Mocked For Your Faith? Get Used to It!

Centuries ago, the Syrian Christian Tatian asked, “Why, men of Greece, do you want to cause society to come to blows with us?  If I refuse to take part in some people’s normal activities, why should I be hated as if I were utterly loathsome?  The emperor orders me to pay taxes; I am ready to pay.  The nobleman commans me to serve and do service; I acknowledge my obligation.”1

Prejudices have not really changed since those days, and though in the “civilized” West we are no longer slaughtered by lions or cut down with swords for being Christians, the secular tongue is a sharp lash indeed.

I struggle with the ceaseless slander from all sides (bear with me, I’m newish). I confess that I am absolutely sick and tired of the secular world’s continual A-OK assault on Catholics in particular and Christians in general.  Maybe I’m sick and tired of it because I said the same things for a long time.  Maybe enduring the curses of the world is a sort of ironic penance.

Still, I wonder why people feel it is alright to absolutely trash your faith and your church and your God right to your face.  Even your friends, at the end of the day, don’t seem to care about respecting you if it means having a chance to take a potshot at your faith.

Catholics who are reading this, do you experience this, too?  Any Christians out there feeling bullied and pushed around even though you don’t talk about Christ or push Him on anyone?

Just the other day, I was unfortunately privy to an unwarranted tirade concerning the billions of dollars the Catholic Church has squirreled away; about abetting Nazis and helping in the Holocaust; and so on. He pulled all the standard jabs. Once in awhile, I hear the “all priests are pedophiles” thing along with rants on condoms. Then there are the random ad hominem attacks: the Pope looks evil, the Church hates women, hardy-har-har-har. If people know you’re Catholic, expect a dump truck full of awkward, rude, and bizarre questions, as well as some hateful and ignorant commentaries for good measure.

So, should a Catholic ignore this kind of venomous ranting?  Walk away?  Sit there and take it?

As someone who is barely able to manage the first rung of the ladder to heaven, let alone go an hour without failing in my Christian walk of life, every bone in my body wants to absolutely trash those who attack Christ and His Church.  Having studied the rhetoric of Cicero and Tertullian with a kind of hero-worshipping glee, I have often fallen into employing sharp words against those who lambast the faith. I took a few jabs at the man mentioned above: I said that I know both sides of history, not just one skewed side; I also called him out on his hypocrisy for loving and supporting professional sports, wherein people playing a game are given millions while others starve and die.  In essence, I said that he was an ignorant so-and-so, thus successfully failing in my witness to Christ.  I did my best, but being human and prone to anger, I fell.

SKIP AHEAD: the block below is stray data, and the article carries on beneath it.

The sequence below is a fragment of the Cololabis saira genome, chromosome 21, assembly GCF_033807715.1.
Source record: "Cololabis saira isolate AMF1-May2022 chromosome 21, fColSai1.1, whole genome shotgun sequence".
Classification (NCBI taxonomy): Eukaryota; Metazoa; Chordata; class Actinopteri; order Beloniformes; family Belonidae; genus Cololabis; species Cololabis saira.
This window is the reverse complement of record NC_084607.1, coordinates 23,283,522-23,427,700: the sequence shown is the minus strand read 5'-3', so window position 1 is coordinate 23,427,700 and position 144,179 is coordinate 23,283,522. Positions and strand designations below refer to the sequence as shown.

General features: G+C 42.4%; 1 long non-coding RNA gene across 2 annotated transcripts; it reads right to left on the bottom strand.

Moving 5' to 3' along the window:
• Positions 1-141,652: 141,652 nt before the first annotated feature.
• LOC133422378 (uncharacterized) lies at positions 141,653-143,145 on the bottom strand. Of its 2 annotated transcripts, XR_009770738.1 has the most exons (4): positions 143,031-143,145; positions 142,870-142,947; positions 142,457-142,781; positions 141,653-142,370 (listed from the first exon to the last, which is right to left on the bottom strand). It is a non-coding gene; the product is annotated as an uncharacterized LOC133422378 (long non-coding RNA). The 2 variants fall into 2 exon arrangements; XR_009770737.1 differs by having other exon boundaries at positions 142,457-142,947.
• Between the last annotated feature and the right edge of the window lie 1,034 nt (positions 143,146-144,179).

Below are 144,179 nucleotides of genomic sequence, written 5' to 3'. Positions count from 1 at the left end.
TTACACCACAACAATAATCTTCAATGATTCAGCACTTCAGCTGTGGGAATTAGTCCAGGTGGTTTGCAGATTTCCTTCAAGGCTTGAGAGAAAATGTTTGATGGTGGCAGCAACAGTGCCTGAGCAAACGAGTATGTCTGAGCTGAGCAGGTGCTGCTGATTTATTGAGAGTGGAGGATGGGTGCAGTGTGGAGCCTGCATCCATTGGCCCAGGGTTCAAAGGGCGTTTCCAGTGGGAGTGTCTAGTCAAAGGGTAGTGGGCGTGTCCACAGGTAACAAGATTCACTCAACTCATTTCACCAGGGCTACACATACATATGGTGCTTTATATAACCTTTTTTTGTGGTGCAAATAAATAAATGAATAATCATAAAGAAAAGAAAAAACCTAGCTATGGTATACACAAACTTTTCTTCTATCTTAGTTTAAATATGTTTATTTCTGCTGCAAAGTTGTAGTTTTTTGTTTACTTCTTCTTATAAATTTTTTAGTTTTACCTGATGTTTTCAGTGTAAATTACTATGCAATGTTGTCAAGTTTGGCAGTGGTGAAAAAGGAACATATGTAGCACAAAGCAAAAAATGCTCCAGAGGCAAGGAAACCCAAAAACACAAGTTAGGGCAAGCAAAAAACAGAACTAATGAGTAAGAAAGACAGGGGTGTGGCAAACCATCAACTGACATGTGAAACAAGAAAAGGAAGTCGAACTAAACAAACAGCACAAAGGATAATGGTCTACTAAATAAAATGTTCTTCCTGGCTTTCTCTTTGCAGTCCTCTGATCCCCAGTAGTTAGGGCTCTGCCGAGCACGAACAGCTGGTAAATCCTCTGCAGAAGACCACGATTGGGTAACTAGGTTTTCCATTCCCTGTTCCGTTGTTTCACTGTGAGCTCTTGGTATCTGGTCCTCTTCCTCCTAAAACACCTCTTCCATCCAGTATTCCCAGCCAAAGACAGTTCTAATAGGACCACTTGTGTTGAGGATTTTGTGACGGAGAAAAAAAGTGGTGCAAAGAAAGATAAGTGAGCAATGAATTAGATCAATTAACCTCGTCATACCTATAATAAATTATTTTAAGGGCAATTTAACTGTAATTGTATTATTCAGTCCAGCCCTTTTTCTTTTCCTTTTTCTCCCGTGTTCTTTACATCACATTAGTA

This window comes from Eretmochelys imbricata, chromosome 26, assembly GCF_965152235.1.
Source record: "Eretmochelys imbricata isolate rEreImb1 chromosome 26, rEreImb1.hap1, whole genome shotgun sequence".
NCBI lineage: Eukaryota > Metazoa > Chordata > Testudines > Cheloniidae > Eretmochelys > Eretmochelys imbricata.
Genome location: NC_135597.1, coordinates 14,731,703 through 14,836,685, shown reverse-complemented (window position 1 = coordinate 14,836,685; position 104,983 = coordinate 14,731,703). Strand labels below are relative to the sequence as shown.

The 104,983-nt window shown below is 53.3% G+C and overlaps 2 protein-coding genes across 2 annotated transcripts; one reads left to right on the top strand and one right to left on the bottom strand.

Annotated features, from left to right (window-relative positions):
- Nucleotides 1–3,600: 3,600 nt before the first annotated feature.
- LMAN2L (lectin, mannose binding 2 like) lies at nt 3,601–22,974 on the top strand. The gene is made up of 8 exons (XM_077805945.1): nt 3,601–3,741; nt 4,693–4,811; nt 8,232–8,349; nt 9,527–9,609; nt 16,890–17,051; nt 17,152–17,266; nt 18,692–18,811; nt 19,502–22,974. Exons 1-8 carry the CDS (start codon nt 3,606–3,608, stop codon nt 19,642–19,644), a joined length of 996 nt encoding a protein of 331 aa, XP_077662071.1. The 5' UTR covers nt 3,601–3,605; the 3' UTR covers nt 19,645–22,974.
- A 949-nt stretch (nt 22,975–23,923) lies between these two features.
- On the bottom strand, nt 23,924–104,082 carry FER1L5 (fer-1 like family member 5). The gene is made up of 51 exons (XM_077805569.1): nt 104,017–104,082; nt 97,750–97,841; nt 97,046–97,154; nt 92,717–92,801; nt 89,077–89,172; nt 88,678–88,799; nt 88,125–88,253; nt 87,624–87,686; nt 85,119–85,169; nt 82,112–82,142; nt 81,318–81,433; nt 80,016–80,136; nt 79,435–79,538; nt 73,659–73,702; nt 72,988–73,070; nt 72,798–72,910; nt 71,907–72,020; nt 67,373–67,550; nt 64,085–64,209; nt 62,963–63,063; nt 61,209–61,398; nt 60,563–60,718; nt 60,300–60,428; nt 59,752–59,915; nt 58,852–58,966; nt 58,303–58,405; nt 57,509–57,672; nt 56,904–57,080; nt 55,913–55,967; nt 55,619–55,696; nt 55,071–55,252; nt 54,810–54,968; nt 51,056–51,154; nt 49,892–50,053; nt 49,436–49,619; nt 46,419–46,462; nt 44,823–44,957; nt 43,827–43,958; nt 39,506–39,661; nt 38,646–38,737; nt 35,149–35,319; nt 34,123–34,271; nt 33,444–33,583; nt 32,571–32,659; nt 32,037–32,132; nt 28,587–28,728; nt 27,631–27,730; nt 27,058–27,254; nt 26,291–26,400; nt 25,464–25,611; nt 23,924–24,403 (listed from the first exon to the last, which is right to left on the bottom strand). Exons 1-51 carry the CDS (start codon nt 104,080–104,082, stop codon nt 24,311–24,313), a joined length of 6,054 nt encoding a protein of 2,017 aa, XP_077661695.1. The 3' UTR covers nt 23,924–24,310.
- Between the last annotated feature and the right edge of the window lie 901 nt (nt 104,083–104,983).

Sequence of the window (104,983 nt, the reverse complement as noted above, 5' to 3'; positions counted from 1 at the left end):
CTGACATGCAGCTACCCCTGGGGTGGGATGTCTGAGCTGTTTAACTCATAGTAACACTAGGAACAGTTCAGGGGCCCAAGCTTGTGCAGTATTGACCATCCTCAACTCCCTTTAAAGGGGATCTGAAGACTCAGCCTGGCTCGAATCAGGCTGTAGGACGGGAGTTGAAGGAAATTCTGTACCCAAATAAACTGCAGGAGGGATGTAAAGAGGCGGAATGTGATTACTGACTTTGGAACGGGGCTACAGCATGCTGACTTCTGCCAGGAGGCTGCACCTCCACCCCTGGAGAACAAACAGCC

Again, what should we do?  And what if this happens not just randomly but even in one’s workplace?  Non-Catholics wouldn’t believe the questions and comments we receive.  I have been asked to explain everything from the Church’s view on same-sex attraction, to the inspiration of the Scriptures, to why I pray the Rosary when “the Bible says not to.”  It’s a tiring affair.

When it comes to the faith, one thing I have learned is that others, whatever their beliefs and stances, pull zero punches.  Catholic Christianity, in the eyes of the secular world and even other religious folks (even other Christians!), warrants no compassion, no politeness or basic decency of conversation, no respect in the least.  For someone like myself, and maybe you too, this is almost enraging.  When I read the words of Tatian above, I felt like he was saying exactly what I regularly feel.

So let us turn to the Scriptures: What does Christ say?   “If the world hate you, know ye, that it hath hated me before you.  If you had been of the world, the world would love its own: but because you are not of the world, but I have chosen you out of the world, therefore the world hateth you” (John 15:18-19).

Am I chosen out of the world?  I don’t know sometimes.  I suppose so, given my baptism, though I never presume upon God’s mercy.  But maybe you are chosen out of the world, you who are currently reading this.  And I have read that we are to delight in our sufferings, “For whom the Lord loveth, he chastiseth” (Heb 12:6).  If we are angered by others’ attacks on our faith and lash out at them, then we are not living the the commands of Christ.  I think it is entirely fine to defend the faith, but it must be done in charity, lest we succumb to the  furious throat-cutting retorts of Tertullian.  As Jean-Jacques Olier once wrote, “The Christian never gets angry.  He endures everything without his heart ever changing.  He never thinks that anyone pays any attention to him or intends to hurt him.”2

I think the bottom line is this:

Want to be Catholic?  Learn to love and accept suffering.  Christ was not exempt.  Neither, as followers of Christ, are we.

1 – Address to the Greeks, 4
2 – Introduction to the Christian Life and Virtues, XI:9

Jason Liske, who blogs under the name "The Idler," is a writer and poor sinner who converted to the Catholic faith from Seventh-Day Adventism.
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